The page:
UChic Pop Rocks: The Big Calorie Count

In recent news: muffins have a lot of calories.

Here in New York, food chains like Starbucks, Dunkin Donuts, Cosi and T.G.I. Friday’s have been posting the calorie counts of all their products since Spring 2008, and it hasn’t been pretty. The calorie reveal is part of a law that requires all food chains with 15 or more outlets nationwide to add calorie tags to all their food labels— in the same size font as the item name itself, no less.

Intended to curb diabetes and obesity, the law has been applied to fast food, sit-down chains and our much beloved Starbucks. (Who knew the fat-free chocolate chip banana bread was 390 calories??) Right away, store owners said they noticed a change in customer orders, as the punier cookies at Starbucks flew off the trays and T.G.I. Friday’s Classic Sirloin—a mere 290 calories!— became a new favorite. Many New Yorkers felt deceived: all these years, brownies labeled “low fat” were actually calorie-packed, and salads chock-full of vegetables turned out to also be chock-full of…. well, you get the point.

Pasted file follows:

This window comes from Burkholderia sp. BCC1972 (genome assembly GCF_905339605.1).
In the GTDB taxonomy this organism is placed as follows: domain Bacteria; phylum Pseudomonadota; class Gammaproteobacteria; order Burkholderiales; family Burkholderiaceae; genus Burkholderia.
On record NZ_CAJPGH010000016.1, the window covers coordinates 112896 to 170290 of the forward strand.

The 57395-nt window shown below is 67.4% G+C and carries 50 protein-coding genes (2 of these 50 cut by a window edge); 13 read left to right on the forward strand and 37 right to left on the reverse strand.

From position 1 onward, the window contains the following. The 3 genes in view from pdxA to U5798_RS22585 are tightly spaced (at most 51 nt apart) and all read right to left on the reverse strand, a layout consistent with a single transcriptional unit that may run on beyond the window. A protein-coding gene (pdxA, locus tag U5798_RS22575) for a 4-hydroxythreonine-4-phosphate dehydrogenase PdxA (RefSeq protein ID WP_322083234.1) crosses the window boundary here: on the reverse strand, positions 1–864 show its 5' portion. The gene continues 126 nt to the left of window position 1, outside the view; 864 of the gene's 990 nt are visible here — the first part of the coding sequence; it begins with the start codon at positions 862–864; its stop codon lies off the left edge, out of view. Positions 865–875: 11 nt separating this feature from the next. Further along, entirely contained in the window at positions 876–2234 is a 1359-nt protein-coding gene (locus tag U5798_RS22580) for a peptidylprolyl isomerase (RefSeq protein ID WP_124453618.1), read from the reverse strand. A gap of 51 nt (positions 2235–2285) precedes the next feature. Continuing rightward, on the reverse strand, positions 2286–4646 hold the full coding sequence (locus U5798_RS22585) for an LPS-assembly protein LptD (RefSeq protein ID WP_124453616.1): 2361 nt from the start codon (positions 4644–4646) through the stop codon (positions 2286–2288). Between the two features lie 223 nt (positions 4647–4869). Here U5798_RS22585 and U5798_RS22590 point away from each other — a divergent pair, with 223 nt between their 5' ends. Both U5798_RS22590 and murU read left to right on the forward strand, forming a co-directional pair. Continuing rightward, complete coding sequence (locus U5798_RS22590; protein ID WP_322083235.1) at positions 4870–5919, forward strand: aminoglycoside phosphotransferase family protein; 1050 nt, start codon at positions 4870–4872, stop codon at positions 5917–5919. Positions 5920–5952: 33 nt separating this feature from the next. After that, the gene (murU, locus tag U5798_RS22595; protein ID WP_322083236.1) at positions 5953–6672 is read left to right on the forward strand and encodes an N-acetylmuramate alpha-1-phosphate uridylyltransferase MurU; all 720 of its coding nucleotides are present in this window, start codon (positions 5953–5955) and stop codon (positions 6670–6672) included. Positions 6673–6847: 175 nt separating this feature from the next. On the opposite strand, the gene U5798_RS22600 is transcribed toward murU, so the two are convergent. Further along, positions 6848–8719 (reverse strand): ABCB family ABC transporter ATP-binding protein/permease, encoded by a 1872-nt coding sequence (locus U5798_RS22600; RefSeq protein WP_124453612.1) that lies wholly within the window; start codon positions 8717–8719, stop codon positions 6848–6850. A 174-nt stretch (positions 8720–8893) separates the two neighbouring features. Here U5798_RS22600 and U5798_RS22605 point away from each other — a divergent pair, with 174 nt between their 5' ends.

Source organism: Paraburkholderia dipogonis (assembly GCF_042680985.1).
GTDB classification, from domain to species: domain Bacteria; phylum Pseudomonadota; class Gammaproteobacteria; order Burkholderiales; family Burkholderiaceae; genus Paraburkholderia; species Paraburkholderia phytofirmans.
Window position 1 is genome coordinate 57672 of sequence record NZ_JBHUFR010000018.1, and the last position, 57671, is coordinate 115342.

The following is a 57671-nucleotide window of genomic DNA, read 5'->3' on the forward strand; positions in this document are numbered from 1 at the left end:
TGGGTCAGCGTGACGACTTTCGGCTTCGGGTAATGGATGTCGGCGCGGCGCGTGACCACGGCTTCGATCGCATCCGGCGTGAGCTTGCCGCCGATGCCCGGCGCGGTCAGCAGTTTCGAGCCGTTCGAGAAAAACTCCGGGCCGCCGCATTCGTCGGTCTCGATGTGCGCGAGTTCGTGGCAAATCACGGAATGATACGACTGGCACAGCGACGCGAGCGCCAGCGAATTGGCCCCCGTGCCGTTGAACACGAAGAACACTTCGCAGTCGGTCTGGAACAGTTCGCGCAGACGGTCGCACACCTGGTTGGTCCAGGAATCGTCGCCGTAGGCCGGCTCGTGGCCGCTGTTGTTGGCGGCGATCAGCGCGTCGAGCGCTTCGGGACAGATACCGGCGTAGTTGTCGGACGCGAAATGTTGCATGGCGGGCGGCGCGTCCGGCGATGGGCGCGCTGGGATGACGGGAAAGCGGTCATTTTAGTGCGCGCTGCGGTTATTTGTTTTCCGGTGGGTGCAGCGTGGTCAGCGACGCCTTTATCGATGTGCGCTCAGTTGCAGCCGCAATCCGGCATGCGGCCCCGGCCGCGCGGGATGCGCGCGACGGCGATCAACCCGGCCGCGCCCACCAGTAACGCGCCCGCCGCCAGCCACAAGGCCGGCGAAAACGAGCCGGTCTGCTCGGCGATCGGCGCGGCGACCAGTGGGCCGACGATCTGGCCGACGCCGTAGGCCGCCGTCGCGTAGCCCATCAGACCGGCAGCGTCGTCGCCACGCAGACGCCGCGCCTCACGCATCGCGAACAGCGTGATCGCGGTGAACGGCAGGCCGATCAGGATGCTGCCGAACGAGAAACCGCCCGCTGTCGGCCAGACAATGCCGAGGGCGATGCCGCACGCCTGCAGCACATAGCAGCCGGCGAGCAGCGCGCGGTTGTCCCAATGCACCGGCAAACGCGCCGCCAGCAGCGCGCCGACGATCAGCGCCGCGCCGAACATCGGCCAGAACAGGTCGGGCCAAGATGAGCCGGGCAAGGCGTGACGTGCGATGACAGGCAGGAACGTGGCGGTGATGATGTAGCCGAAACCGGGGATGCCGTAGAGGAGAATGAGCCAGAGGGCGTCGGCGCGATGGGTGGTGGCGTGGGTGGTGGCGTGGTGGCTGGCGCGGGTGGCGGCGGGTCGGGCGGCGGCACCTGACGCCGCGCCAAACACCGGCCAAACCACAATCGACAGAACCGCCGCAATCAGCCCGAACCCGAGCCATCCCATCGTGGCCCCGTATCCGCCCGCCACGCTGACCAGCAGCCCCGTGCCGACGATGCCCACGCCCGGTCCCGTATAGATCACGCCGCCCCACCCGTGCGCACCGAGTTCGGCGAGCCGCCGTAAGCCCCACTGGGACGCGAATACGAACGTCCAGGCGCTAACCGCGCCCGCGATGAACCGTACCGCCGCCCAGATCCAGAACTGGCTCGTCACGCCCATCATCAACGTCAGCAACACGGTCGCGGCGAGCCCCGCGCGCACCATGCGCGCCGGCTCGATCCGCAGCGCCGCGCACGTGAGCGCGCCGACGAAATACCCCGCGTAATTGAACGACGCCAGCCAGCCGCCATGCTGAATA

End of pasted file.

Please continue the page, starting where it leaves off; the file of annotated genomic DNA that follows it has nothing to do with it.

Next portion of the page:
Most of us in NYC have gotten used to the calorie labels, either thinking twice about ordering that Caramel Macchiato with whip or going the opposite direction by deciding that calories won’t dictate the way we order. But a new issue has arisen: a local TV station has busted Dunkin Donuts and Starbucks for inaccurately labeling several menu items, including Starbucks’ pumpkin scone (not 500 calories but 539) and DD’s turkey-bacon-cheddar flatbread (not 360 but 460). It seems that the oversight for calorie-labeling is nearly non-existent, rendering the information pretty useless. NYC is fining the stores and, for at least a little while, New Yorkers will have to live without their pumpkin scones and turkey flatbreads while the chains redo their math.

Does the whole Big Brother-style calorie counting sound depressing? Maybe… but I appreciate the city looking out for reckless carb-loaders like myself. The issue is not a closed deal, though, as New York Governor David Patterson relishes his new role as legislator-cum-nutritionist: Patterson has proposed a 18% obesity tax on non-diet sodas. The tax is unlikely to be passed, but the proposal begs the question: just how far is too far?

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